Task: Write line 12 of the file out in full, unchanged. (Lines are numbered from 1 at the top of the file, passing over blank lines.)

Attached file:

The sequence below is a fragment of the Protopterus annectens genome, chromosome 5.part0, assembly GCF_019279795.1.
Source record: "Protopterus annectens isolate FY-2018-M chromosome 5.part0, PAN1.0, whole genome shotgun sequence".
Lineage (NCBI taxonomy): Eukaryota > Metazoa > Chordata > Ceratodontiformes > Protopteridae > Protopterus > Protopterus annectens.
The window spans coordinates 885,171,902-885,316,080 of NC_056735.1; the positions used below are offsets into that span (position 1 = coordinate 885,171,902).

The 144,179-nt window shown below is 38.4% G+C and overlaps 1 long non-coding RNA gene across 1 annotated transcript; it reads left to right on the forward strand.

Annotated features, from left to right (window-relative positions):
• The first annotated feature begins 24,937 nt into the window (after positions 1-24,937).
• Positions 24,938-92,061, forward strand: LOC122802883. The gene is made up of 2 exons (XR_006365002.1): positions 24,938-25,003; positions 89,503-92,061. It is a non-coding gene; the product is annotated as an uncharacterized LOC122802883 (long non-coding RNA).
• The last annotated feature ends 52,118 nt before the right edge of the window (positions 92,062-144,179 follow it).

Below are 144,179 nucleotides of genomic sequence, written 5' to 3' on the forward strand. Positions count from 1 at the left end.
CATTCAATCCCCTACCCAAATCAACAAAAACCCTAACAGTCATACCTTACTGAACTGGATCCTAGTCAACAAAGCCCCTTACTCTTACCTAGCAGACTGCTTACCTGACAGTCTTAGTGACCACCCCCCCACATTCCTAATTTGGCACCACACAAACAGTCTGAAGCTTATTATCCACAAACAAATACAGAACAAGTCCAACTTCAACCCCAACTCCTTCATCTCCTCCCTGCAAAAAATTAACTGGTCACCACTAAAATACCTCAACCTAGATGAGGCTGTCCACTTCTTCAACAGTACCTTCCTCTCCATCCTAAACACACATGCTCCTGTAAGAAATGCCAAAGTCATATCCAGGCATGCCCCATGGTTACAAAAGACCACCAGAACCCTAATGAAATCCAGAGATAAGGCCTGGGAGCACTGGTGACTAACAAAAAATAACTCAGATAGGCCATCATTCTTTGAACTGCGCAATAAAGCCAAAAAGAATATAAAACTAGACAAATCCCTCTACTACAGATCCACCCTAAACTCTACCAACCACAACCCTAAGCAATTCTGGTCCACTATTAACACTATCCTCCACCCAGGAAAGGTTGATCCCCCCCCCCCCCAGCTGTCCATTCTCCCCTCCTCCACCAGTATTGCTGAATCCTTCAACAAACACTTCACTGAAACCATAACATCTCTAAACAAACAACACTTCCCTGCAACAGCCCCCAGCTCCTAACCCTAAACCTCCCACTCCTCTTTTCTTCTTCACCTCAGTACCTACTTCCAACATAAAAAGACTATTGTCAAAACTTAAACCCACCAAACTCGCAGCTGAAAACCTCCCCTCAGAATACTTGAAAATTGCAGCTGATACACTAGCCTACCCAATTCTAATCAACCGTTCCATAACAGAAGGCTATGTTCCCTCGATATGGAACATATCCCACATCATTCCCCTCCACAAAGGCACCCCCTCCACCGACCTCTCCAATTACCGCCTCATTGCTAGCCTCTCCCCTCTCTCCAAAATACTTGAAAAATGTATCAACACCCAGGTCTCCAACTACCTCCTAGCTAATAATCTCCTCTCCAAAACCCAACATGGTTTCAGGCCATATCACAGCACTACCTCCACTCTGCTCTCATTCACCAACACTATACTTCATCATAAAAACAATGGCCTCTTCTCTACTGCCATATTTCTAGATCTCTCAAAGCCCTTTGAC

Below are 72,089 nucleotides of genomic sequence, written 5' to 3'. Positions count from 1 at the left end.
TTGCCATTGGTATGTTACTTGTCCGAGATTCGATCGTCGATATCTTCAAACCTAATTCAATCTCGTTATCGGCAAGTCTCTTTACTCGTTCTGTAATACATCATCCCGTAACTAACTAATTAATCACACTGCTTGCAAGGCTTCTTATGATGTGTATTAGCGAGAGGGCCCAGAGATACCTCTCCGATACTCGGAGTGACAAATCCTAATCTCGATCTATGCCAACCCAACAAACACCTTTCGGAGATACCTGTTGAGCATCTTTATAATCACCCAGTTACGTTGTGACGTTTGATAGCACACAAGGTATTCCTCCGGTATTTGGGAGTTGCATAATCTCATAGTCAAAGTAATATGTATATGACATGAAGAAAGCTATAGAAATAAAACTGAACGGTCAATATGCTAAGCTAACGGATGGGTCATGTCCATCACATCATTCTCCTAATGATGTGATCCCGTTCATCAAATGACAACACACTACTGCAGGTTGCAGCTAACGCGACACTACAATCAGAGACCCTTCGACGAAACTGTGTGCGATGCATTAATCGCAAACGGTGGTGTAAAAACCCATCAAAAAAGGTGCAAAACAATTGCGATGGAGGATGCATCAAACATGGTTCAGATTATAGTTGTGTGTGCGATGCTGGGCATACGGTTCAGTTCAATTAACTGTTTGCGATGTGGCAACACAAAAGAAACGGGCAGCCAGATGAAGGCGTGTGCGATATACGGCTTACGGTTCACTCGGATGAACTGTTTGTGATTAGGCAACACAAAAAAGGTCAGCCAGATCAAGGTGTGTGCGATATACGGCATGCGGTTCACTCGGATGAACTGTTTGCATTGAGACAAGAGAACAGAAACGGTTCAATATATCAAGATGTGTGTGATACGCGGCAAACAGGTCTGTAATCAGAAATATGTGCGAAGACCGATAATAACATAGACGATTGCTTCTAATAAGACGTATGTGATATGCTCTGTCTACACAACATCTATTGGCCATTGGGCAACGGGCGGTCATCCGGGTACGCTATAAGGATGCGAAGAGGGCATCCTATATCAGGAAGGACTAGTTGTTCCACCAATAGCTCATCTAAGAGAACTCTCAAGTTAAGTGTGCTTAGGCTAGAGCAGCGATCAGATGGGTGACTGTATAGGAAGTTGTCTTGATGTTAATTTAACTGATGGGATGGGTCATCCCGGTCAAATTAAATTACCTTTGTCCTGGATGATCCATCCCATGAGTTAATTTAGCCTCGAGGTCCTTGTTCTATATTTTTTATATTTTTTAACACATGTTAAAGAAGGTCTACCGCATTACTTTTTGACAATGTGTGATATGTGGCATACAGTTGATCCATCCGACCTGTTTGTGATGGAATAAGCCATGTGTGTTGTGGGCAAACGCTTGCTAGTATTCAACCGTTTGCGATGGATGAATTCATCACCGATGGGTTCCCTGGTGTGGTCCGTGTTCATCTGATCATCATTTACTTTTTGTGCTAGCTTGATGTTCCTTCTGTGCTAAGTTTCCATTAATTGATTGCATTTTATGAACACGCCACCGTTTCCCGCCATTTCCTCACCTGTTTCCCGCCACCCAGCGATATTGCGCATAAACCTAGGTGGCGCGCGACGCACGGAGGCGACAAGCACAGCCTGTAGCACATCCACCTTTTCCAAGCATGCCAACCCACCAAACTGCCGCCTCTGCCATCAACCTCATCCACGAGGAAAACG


Below are 72,089 nucleotides of genomic sequence, written 5' to 3'. Positions count from 1 at the left end.